This post is in response to one of the persons that I have met online. She was saying that she got full marks for N3 and needed help for one of the N2 questions (which was a combination grammar from N4 and N5). Before I start, I want to apologise if my message to her seemed passive-aggressive. I wanted to put an objective view that it is possible to get full marks without getting all the questions correct. I wanted to write this to share what I know based on my 11.5 years of experience and data collected on the new JLPT.
So before we dive in a bit more into what I know, I would like to share the marking of the new system is based on scaled scores.
In the previous system before 2010, JLPT was based on raw scores marking. A raw score is a score that represents the total number of items on an exam that a candidate has answered correctly. In other words, if you get a correct answer, you would be awarded 1 mark/2 marks, etc. based on the question. Raw scores are easily interpreted by candidates and provide clarity, meaningful feedback, and transparency.
Scaled scores are used to report performance on an exam on a consistent scale. In the JLPT exam, for example, if you have a set of 10 questions, it looks at 1024 answering patterns, divided from 0 to 60 marks to award the marks. For reference, look at page 16 of this document and this document.
An example is shown here.
Based on my observations and trials, it is possible to get wrong answers and you might get marks for it. How I got to know about this was because I did 2 exams to test out my theory. In the first exam (I think it was an N5 paper), I deliberately left 2 blanks and 1 question wrong. When the results came out, I got a full mark for that paper. In the second exam (it was an N4 paper), I deliberately selected 2 wrong answers for listening and got deducted 16-18 marks. I also confirmed the theory with some of my students who did the same thing. Thus, I guess it varies from batch to batch.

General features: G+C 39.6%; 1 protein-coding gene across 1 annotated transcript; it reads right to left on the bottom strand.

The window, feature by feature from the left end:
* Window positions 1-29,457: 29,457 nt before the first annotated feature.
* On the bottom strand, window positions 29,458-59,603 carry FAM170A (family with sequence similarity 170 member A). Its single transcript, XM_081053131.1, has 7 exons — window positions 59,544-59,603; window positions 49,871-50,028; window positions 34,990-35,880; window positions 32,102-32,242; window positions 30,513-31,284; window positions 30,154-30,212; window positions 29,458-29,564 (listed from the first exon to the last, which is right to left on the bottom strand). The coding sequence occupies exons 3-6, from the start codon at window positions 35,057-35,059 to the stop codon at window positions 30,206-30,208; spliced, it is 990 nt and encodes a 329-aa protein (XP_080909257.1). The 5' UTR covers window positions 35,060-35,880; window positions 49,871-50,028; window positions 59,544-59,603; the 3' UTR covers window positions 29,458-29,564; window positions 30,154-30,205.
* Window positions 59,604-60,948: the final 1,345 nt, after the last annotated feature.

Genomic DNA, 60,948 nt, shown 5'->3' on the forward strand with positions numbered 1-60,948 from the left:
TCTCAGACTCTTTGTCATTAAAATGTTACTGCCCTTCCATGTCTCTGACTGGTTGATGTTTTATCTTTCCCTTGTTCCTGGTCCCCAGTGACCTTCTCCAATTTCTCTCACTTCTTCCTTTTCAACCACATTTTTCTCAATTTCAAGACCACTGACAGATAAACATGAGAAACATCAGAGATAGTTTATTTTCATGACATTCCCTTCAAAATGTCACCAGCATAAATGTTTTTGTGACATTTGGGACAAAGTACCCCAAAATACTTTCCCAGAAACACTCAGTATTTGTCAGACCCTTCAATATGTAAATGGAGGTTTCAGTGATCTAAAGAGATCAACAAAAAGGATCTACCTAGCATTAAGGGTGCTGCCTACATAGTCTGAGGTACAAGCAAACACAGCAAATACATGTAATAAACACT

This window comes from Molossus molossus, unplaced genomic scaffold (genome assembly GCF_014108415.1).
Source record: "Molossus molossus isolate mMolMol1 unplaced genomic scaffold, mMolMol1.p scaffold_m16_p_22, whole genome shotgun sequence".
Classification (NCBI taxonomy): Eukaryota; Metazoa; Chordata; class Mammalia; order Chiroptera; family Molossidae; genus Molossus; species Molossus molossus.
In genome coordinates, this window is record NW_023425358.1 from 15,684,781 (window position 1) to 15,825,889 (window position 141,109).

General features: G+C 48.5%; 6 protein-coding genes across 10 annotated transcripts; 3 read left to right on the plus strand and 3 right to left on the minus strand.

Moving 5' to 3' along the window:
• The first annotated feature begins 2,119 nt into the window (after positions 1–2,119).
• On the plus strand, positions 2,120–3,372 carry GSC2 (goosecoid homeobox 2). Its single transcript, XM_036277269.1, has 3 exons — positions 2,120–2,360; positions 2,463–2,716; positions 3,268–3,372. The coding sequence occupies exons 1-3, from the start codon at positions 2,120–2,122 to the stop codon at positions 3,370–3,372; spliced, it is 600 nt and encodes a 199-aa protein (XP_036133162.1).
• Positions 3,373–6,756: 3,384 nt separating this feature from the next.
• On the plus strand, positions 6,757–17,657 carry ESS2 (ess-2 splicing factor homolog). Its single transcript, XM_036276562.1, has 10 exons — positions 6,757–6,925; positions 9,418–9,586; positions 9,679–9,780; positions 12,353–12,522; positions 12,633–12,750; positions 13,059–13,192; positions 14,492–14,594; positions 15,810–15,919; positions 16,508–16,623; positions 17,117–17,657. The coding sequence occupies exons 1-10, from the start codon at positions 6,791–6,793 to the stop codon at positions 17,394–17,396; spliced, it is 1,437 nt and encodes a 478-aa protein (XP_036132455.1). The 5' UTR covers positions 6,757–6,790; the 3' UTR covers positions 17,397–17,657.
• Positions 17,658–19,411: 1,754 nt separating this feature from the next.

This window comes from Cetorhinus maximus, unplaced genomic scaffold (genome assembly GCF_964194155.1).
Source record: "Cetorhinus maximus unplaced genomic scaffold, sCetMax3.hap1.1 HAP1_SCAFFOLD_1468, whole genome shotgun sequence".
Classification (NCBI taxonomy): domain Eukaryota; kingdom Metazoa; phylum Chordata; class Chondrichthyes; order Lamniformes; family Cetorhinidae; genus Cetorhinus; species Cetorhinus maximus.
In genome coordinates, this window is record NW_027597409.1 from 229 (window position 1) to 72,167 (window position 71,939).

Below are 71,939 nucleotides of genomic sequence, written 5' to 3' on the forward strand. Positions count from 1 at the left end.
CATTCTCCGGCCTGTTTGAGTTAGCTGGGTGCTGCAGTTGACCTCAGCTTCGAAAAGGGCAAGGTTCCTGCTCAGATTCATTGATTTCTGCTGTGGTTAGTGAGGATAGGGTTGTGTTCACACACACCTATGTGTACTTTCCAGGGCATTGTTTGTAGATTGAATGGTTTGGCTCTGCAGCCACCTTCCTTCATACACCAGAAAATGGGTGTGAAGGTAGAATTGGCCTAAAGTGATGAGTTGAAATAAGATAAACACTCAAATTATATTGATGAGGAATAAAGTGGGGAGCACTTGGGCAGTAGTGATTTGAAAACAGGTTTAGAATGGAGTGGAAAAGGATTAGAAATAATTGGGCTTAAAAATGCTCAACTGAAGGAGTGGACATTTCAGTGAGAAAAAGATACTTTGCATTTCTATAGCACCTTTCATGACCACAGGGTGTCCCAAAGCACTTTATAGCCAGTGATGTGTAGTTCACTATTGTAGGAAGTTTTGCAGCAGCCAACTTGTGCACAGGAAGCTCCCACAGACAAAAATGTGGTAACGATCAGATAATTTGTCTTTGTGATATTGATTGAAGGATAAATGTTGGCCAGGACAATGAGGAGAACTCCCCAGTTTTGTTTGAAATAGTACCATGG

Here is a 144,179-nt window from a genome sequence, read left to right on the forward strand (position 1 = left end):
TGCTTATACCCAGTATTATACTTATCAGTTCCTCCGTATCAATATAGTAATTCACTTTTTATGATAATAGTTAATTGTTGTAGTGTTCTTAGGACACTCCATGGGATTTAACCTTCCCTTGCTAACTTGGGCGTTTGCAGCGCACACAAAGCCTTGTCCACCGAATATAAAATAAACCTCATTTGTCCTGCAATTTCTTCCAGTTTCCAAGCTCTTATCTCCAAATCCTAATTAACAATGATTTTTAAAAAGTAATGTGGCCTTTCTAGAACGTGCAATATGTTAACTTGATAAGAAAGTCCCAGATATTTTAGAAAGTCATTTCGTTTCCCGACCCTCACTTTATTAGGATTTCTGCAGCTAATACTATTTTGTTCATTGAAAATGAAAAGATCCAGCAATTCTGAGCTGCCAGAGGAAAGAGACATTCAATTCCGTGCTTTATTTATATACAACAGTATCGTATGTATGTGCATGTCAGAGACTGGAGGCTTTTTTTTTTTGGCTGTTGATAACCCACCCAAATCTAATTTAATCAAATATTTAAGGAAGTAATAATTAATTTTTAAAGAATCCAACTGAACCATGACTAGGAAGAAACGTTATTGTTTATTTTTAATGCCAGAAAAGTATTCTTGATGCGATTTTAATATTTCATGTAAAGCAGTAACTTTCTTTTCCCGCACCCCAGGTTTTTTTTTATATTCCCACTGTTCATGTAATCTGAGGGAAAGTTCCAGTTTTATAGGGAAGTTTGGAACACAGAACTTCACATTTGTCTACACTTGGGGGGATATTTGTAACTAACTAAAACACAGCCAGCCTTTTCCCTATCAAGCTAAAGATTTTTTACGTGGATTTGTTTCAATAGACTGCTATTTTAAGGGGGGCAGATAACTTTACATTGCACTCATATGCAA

Also, because we do not send many students to take the exam, we know every student’s strengths and weaknesses and we collect their scores for the past 11.5 years to come to this conclusion.
There are a few scholarly papers that I recommend all to check out if you wish to find out more.
Review of the Japanese-Language Proficiency Test: https://journals.sagepub.com/doi/full/10.1177/02655322221080898
Japanese as a Second Language Assessment in Japan: Current Issues and Future Directions
Analysis of Dialogue Difficulty in Anime Comparing to JLPT Listening Tests
Should I take the JLPT?
My advice to students is that I would encourage students to take JLPT to know where they stand across the whole world. However, in the usual case if before they take the JLPT, I would give them a mock test. If they are able to get a score of 80% for the mock test, I would recommend them to take the JLPT. This also
JLPT, like other tests, is a standardised test and people should be informed of what scaled scores are. Passing or failing does not mean anything. Quoting what Hirosue Ryoko-san (広末涼子さん) said in 「ユニコーンに乗って」、「失敗は終わりじゃなくて、学びよ。」/Failure is not the end. It is a lesson. I think what is more important is the knowledge that will stay with you throughout the rest of your life.
A lot of time and effort is used to set every JLPT paper. I can tell you that because I spend time to analyse every question when I take the paper with my students. I want to take this opportunity to thank all the exam setters for setting every paper.
I hope this article has given you a bit more understanding about how JLPT works.
Good luck and happy learning.
Learning Japanese is not a race, it is a journey.